Gregory Burge, Associate Professor, University of Oklahoma
Most economic analysis ignores the role of location. Urban economics is the one branch of economics where that omission is turned around, focusing intensively on the location of human activities (e.g., where we live, work, and even visit). Urban Economics covers location theory, but also dives directly into issues of public transportation, housing policy, and the provision of local public goods. This had led many to describe urban economics as an interdisciplinary area of study that lies at the intersection of fields including economics, urban planning, geography, political science, and sociology. Additionally, this course will focus on the connections between Urban Economics and Public Policy – particularly public policies that have geographic dimensions.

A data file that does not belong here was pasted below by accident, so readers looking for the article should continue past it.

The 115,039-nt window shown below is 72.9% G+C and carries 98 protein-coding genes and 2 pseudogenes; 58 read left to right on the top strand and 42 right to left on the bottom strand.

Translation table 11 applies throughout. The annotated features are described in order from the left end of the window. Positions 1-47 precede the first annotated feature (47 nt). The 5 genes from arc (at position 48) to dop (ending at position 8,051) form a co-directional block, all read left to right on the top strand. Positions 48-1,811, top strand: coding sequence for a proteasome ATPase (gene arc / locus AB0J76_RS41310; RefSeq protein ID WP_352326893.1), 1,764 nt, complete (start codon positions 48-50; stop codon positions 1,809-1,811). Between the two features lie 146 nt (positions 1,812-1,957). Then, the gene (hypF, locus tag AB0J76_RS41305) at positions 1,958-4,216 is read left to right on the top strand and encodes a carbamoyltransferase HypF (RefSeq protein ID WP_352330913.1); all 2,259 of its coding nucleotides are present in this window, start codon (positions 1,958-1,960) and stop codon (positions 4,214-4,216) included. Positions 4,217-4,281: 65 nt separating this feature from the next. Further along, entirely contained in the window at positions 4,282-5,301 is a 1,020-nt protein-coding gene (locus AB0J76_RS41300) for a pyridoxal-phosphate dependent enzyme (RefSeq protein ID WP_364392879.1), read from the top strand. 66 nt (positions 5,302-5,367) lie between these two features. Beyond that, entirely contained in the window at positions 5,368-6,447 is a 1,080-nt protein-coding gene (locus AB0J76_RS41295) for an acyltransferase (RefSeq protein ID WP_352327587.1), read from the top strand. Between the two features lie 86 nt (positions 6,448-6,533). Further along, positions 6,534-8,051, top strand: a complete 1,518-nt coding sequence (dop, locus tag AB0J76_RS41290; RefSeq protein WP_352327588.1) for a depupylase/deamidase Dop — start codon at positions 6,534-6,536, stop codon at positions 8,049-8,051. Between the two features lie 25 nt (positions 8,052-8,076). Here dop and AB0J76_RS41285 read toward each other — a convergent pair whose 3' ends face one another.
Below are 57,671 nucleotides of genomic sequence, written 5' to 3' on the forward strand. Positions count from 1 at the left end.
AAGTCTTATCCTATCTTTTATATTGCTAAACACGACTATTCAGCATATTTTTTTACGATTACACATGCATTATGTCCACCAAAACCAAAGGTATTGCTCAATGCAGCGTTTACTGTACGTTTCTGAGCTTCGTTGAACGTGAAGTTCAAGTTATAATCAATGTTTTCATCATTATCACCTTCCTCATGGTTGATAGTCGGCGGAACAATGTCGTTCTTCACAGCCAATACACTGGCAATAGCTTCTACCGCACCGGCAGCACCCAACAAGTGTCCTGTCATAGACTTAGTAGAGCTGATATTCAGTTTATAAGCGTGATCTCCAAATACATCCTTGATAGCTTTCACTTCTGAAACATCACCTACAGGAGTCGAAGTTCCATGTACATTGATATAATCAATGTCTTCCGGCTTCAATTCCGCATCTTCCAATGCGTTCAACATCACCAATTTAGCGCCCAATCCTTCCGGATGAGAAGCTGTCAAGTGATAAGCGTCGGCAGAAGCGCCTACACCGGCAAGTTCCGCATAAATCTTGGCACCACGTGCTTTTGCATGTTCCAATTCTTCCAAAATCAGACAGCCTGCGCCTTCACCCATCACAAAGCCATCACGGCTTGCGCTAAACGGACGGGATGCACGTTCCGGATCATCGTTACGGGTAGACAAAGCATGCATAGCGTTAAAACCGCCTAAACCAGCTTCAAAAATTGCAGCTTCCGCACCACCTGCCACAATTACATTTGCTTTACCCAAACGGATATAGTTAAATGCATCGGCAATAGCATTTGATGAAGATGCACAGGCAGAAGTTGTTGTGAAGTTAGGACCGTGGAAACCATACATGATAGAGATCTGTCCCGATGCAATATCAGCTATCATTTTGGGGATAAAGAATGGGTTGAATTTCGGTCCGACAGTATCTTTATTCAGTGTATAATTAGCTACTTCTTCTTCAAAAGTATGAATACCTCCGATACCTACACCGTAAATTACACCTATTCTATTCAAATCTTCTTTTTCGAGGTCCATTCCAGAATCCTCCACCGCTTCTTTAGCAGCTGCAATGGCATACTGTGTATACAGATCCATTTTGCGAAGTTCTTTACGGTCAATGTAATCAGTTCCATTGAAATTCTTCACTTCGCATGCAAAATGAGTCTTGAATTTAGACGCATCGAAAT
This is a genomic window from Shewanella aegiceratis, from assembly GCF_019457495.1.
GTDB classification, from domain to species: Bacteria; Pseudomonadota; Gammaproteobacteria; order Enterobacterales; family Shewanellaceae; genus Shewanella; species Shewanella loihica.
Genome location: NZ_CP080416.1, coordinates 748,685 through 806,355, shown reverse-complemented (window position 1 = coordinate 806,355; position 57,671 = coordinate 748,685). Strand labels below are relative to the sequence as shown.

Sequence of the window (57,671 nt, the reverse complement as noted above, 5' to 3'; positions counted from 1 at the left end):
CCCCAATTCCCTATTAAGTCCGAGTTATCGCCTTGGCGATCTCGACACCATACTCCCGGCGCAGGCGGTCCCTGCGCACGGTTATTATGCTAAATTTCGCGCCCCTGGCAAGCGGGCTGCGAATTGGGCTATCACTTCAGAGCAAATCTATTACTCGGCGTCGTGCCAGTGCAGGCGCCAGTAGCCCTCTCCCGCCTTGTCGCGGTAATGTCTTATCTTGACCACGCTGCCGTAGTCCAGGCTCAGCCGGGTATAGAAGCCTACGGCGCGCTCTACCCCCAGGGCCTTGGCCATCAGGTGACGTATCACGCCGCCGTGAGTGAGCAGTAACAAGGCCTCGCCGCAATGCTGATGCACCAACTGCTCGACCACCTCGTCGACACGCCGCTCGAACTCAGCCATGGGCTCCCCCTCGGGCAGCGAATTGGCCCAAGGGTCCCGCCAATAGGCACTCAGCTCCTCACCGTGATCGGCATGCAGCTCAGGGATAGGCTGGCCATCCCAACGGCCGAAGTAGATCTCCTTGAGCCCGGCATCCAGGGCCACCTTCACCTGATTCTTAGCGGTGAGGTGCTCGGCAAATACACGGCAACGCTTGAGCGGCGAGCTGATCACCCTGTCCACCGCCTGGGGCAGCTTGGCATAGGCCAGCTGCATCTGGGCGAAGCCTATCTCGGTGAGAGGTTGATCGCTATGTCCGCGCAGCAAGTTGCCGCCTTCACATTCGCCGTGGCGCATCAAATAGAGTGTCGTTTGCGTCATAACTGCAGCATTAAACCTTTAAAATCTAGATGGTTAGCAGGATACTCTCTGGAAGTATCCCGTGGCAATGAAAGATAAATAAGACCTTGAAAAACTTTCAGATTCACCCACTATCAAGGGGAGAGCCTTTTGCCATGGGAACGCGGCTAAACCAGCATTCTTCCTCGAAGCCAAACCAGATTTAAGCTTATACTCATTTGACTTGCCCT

Operationally, urban economics focuses on the causes and consequences of cities and the greater regional settings they dominate. In particular, large cities simultaneously create unique economic advantages and disadvantages for their citizens. We will discuss why firms in large cities generally carry productivity advantages over those in less densely populated areas, as well as commenting on the problems cities face (crime, pollution, educational inequality, housing segregation, discrimination, congestion). It is hard to imagine a better setting to undertake this journey than Chengdu, a city that stands as a remarkable example of an urban environment. Currently containing just over 14 million residents, Chengdu is the 4th most populated administrative unit in China, the most populated National in the world (by far). The goal of this course is to “bring cities to life” in a sense – were better than Chengdu to see these concepts in action.